Deborah Lawrenson’s The Sea Garden is a haunting and mysterious story set in the south of France. Actually it is three stories that are interlaced taking place over several decades from present day to events that took place in France near the end of World War II.
Review of The Sea Garden by Deborah Lawrenson
Right from the start the book takes on an air of menace and mystery on the beautiful French island of Porquerolles. A young garden designer, Ellie Brooke visits the home of an elderly woman to discuss a commission. Her remit is to create a memorial garden – the Sea Garden. Ellie is already suffering from the loss of her partner and a dramatic event on the boat trip to the island colours her visit from the start. The family prove to be strange and they are not all friendly – will she stay and fulfil the beautiful garden design she can see in her mind?
In the second part of the book, set in the lavender fields of Provence at the end of World War II, the story of Marthe Lincel is uncovered. The young blind woman lives with a family of perfume makers in Provence – they are also members of the Resistance. Marthe who has a special talent for scents is drawn into events when tragedy strikes and her help is needed to save lives though for some it seems, it is too late.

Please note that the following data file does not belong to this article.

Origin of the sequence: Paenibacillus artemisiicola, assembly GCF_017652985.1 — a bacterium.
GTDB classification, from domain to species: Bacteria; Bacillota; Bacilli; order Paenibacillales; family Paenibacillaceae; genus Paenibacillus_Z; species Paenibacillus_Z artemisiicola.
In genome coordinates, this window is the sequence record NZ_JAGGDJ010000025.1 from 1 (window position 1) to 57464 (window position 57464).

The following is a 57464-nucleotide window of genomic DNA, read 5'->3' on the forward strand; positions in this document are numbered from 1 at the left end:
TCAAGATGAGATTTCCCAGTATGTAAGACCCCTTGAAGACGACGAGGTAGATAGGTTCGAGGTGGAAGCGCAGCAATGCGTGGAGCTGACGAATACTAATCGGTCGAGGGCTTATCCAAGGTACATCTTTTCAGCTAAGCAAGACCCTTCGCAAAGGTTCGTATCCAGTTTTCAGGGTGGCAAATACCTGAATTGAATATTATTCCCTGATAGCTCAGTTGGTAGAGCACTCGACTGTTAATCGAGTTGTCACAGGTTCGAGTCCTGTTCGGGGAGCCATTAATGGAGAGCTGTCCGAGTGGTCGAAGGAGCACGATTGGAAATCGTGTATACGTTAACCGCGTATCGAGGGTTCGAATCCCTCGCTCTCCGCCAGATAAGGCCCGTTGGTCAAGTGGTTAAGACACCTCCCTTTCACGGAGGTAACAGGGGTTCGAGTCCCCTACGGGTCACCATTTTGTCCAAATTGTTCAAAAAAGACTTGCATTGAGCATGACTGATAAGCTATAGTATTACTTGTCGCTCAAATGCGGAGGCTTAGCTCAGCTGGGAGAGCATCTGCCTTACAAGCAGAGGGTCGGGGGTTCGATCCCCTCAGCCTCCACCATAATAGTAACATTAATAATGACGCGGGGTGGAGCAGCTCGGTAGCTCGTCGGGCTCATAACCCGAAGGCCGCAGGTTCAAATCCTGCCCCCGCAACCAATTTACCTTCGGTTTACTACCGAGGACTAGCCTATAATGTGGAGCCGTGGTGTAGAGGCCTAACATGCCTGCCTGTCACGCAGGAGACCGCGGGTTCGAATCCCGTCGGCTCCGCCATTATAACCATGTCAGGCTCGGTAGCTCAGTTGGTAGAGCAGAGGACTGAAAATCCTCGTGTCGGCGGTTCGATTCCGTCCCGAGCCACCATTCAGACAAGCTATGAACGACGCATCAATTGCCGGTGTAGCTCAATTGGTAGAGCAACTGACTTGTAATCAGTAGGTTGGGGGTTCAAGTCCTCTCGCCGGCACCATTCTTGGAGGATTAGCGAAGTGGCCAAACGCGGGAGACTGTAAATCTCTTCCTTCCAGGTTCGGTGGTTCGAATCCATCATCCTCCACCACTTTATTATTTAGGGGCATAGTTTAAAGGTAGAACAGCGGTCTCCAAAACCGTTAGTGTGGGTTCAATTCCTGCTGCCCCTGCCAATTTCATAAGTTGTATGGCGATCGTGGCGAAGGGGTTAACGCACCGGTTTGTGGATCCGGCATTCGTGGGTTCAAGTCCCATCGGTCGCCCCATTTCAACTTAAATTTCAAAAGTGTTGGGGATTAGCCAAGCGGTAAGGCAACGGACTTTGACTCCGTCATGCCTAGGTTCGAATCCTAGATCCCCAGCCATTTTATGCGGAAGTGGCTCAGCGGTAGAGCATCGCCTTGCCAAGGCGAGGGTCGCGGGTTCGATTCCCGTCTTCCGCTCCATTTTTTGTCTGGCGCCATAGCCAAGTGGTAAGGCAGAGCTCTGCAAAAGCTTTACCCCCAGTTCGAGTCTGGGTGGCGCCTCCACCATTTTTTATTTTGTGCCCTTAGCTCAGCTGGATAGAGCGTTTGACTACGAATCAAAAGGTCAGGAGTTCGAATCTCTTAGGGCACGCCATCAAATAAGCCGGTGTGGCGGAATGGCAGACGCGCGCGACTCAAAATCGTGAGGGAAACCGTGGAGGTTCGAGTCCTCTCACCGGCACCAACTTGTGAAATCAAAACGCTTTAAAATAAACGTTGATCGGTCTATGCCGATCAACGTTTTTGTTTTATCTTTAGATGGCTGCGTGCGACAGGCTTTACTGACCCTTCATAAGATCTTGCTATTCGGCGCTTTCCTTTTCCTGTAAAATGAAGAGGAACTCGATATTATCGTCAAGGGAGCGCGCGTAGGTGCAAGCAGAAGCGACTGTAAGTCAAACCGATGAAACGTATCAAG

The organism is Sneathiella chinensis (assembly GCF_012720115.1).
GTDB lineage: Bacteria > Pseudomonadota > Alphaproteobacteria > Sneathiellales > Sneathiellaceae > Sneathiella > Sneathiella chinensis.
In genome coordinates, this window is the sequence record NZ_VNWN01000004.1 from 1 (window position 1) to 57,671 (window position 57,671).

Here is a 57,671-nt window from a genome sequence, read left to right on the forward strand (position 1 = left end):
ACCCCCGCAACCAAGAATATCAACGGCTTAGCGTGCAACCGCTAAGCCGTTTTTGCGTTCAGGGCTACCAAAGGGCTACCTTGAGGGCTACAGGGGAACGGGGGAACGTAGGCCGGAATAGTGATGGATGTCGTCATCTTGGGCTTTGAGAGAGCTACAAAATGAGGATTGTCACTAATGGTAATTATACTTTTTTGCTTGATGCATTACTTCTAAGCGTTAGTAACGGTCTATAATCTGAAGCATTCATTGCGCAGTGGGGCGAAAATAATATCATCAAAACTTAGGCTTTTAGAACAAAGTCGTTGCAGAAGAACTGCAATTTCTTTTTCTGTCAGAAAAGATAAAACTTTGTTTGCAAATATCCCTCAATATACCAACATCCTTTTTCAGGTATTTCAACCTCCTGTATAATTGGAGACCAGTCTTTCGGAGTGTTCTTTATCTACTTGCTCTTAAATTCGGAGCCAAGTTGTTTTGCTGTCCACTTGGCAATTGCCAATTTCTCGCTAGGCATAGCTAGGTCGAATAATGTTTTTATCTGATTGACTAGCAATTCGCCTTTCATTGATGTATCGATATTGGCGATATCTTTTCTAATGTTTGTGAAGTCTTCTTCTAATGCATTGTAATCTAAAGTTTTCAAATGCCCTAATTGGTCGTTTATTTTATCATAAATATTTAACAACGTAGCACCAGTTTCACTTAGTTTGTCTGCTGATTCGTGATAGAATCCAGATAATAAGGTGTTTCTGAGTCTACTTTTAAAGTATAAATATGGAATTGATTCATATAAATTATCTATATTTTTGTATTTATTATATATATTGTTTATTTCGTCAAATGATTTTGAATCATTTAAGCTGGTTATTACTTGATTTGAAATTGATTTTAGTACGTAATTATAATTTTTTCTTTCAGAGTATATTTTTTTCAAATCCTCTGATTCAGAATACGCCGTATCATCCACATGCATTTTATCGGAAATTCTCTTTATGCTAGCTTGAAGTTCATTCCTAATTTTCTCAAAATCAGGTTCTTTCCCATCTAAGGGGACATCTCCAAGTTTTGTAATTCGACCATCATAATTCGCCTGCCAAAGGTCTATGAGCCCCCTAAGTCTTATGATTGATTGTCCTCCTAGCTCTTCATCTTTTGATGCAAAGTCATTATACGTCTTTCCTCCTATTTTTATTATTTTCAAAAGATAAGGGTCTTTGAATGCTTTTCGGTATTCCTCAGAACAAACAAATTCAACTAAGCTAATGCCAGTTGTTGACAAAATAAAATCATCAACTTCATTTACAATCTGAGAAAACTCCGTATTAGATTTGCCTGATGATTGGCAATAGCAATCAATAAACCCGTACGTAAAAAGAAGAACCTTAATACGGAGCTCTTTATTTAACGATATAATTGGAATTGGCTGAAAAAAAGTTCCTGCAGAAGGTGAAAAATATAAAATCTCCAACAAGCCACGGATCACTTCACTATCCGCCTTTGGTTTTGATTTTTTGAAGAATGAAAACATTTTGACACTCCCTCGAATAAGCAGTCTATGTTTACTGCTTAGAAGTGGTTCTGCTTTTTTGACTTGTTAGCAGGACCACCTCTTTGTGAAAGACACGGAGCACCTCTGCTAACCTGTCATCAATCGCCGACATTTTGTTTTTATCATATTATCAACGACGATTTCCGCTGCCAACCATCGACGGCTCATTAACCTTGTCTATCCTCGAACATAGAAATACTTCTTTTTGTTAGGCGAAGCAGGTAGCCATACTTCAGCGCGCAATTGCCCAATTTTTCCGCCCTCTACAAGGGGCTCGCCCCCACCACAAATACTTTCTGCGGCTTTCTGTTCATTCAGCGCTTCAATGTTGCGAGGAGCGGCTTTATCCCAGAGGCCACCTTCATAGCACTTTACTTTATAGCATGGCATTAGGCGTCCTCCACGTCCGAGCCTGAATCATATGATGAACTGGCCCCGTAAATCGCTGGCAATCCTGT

The third story is of Iris Nightingale, a junior British intelligence officer in wartime London. Her duties involve preparing agents to go to France and she falls for one of them, a handsome and confident young Frenchman who is lost after landing in the lavender fields of Provence. After the War, Iris searches for him but is never able to discover what happened to the man she loved – will she be left with only memories?
At the end the stories are brought together with several twists that I never saw coming at all.
Love, loss, murder, mystery, ghostly and gorgeous – if you like dark, compelling and haunting stories with deliciously rich descriptions of Provence, The Sea Garden is the perfect read.
About the author: Deborah Lawrenson studied English at Cambridge University and worked as a journalist in London. She is married with a daughter and lives in Kent, England. She and her family spend as much time as possible at a crumbling hamlet in Provence, France, the setting for her novel The Lantern and inspiration for The Sea Garden.